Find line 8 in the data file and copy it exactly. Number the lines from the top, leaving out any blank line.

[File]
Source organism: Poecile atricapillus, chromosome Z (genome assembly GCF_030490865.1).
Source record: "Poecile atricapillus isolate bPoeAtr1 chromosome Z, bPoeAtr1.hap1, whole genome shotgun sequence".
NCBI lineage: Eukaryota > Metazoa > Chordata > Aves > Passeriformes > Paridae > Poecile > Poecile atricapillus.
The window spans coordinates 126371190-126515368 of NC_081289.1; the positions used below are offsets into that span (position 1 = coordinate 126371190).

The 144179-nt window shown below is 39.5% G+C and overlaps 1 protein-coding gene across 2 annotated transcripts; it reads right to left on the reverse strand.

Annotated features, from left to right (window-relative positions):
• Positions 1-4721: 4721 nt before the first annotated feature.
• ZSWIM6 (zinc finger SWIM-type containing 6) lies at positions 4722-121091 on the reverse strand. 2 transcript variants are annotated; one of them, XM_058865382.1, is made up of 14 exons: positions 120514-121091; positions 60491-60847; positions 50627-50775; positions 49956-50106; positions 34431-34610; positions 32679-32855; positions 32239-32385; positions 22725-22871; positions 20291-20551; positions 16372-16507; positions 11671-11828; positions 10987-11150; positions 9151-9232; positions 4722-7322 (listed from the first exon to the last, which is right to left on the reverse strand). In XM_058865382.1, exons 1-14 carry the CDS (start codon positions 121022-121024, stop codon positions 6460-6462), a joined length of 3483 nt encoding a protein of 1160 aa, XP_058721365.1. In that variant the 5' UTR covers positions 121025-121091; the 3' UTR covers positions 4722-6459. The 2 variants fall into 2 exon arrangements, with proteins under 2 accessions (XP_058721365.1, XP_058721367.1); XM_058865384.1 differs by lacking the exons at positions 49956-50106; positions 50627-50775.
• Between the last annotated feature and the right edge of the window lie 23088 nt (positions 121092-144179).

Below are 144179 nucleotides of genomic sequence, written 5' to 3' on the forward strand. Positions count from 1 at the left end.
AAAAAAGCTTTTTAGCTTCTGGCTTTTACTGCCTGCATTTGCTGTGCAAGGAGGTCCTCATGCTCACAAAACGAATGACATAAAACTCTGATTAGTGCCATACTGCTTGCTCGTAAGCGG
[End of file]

• ZSWIM6 (zinc finger SWIM-type containing 6) lies at positions 4722-121091 on the reverse strand. 2 transcript variants are annotated; one of them, XM_058865382.1, is made up of 14 exons: positions 120514-121091; positions 60491-60847; positions 50627-50775; positions 49956-50106; positions 34431-34610; positions 32679-32855; positions 32239-32385; positions 22725-22871; positions 20291-20551; positions 16372-16507; positions 11671-11828; positions 10987-11150; positions 9151-9232; positions 4722-7322 (listed from the first exon to the last, which is right to left on the reverse strand). In XM_058865382.1, exons 1-14 carry the CDS (start codon positions 121022-121024, stop codon positions 6460-6462), a joined length of 3483 nt encoding a protein of 1160 aa, XP_058721365.1. In that variant the 5' UTR covers positions 121025-121091; the 3' UTR covers positions 4722-6459. The 2 variants fall into 2 exon arrangements, with proteins under 2 accessions (XP_058721365.1, XP_058721367.1); XM_058865384.1 differs by lacking the exons at positions 49956-50106; positions 50627-50775.